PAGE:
2. Adopt APIs + other tools to streamline sharing.

FUTURE (6+ years): Leverage data to manage a more flexible transportation system with public + private service providers.

2. Leverage tech + design for a better transportation experience.

Commuting can be stressful and research shows that it affects your mental and physical health as well as how you think about other people. The most stressful mode is driving whereas walking and public transit are the top two most enjoyable ways to commute, respectively (Campbell-Dollaghan). How might the DOT leverage technology to improve the daily commute for citizens for a healthier, happier city?

Research indicates that the two most important indicators of rider satisfaction is service frequency and schedule (Transit Center) Many of the strategies herein address network efficiency and availability of flexible options to meet schedule demands.

The DOT can further increase transit ridership through a shift in travel behaviors, incentivized by a customer experience that both attracts new users and improves on the needs of existing users. In general, government struggles to design services from the perspective of the user, but technology offers new tools to engage customers, fine-tune service offerings, and respond to the needs of citizens. This strategy outlines a variety of approaches that put the customer first – to ease the challenge of getting around while making it easier to access information, weigh options, and choose the best transportation mode.

These recommendations support DOTs’ strategic plans to create a 21st Century traffic management system and calls for funding the proposed changes to support the integration of digital infrastructure and smart city sensors into department operations.  Automated Traffic Surveillance and Control (ATSAC) systems provide signal coordination and management for more than 4,000 signalized intersections across the City; it is the technology backbone of our road network. ATSAC (started in the 1980s) requires a significant investment to upgrade and add functionality to meet policy goals and keep up with changes in the mobility marketplace. The strategy also calls for the automation of enforcement around public transit priority lanes to make the daily commute safer and more efficient for transit riders and others sharing the road. Video-as-a-sensor technology, for example, can detect and ticket violators of bus-only lanes during peak periods to keep traffic moving.

Some cities and transportation agencies are working on adopting a customer “bill of rights” as a commitment to providing a quality transportation experience, in addition to defining metrics for transportation happiness.  These policies call for improving the built environment for pedestrians, cyclists and those opting for shared modes such as public transit or ridesharing while eliminating rules that perhaps unintentionally support the status quo – the single occupancy vehicle – by proposing changes to land use and zoning requirements. This will require a rethinking of regulations around parking and highway dedication (road widening).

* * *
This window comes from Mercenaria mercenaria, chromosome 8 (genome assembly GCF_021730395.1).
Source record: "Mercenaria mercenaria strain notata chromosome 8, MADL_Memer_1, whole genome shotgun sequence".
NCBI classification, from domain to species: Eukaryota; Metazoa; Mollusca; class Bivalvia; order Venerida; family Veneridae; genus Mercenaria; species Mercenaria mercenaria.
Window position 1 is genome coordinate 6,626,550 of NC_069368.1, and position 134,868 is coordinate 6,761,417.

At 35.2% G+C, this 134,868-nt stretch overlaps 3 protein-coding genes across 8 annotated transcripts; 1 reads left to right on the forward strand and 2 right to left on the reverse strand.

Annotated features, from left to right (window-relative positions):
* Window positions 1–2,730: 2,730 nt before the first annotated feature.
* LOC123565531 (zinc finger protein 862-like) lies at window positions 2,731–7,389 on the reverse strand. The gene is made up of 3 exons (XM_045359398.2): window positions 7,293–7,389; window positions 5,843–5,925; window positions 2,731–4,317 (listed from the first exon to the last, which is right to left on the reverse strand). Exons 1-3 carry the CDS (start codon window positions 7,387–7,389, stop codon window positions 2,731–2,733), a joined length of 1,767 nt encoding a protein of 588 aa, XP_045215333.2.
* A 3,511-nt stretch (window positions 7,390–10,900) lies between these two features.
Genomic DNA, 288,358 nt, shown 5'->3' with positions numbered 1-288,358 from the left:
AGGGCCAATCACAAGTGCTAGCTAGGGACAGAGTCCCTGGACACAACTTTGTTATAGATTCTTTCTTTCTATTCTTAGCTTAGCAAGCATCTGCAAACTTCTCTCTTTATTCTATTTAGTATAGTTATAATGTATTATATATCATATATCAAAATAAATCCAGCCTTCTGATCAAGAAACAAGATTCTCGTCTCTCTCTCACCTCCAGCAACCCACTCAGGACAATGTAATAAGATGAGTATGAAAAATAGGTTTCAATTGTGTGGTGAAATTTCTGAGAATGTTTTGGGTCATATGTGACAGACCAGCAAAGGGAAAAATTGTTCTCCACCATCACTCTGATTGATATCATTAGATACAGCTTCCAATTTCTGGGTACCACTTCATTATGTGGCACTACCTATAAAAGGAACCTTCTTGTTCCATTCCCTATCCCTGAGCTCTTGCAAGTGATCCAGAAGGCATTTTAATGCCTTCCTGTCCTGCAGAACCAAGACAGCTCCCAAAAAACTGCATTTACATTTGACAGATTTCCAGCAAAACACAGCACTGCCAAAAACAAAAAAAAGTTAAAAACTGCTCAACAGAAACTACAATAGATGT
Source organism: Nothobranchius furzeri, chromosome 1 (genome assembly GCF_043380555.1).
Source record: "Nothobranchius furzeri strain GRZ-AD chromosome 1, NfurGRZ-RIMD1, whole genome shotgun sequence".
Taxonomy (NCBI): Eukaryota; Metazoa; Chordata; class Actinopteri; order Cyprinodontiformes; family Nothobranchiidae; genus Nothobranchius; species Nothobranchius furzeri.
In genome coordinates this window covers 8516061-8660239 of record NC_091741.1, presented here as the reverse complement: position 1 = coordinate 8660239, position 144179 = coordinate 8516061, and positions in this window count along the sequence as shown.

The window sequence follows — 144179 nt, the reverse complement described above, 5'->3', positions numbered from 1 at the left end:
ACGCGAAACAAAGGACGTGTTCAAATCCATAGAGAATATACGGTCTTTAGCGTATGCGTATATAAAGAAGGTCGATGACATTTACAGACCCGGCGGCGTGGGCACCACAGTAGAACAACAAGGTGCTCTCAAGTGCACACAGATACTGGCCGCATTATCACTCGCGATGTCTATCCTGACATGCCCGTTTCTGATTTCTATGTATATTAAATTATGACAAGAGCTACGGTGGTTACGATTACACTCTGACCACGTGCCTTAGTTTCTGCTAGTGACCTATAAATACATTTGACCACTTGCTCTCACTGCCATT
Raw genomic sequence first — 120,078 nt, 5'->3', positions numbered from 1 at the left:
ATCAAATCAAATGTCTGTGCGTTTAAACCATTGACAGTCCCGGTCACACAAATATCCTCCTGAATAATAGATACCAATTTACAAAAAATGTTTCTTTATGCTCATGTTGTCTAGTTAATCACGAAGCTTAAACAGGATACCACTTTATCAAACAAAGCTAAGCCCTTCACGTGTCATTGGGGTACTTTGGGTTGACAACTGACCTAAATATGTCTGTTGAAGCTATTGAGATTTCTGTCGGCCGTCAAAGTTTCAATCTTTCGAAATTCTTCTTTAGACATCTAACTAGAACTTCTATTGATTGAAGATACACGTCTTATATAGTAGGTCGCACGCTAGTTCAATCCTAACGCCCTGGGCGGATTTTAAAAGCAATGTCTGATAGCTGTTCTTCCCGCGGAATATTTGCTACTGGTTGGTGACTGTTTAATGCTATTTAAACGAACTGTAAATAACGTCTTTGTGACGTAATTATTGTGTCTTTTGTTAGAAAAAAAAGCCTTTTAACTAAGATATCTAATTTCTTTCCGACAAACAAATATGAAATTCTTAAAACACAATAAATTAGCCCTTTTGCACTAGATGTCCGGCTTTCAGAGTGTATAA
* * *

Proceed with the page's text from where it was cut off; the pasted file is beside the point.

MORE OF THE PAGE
The TODAY actions include a reassessment of curb rules to improve access in the age of shared mobility; creating minimum design standards for public transit access to elevate the experience; integrating data into planning decisions, supporting fleet electrification by expanding the availability of charging station information; and “greening” the transit fleet, installing more electric charging stations, and investigating the potential of new technologies such as roadway electrification. The TOMORROW recommendations include making it easier to navigate with a unified wayfinding program; testing on-demand public transit; expanding smart parking citywide; and making it easier for employers to incentivize shared modes. The FUTURE recommendation is to introduce a universal fare system by collaborating with stakeholders across the region to make it possible to use a single payment tool to access multiple services and modes of transportation.  These actions are intended to enhance transportation happiness, improve connectivity and make shared mobility more appealing to an even broader audience of citizens and visitors to the region.

POLICY

  1. Create ATSAC 3.0.
  2. Enforce congestion-busting rules for safety.
  3. Adopt a customer bill of rights and metrics for transportation happiness.
  4. Require corridor + building designs that serve multiple modes.
  5. Eliminate parking minimums.
  6. Rethink parking garages.
  7. Stop widening roads.

TODAY (0-2 years)

  1. Code the curb to optimize access.
  2. Develop customer-centered requirements for public services.
  3. Integrate real-time data + tech into urban design and planning processes.
  4. Publish data on EV charging station locations.
  5. Advance fleet conversion to greener fuel.

TOMORROW (3-5 years)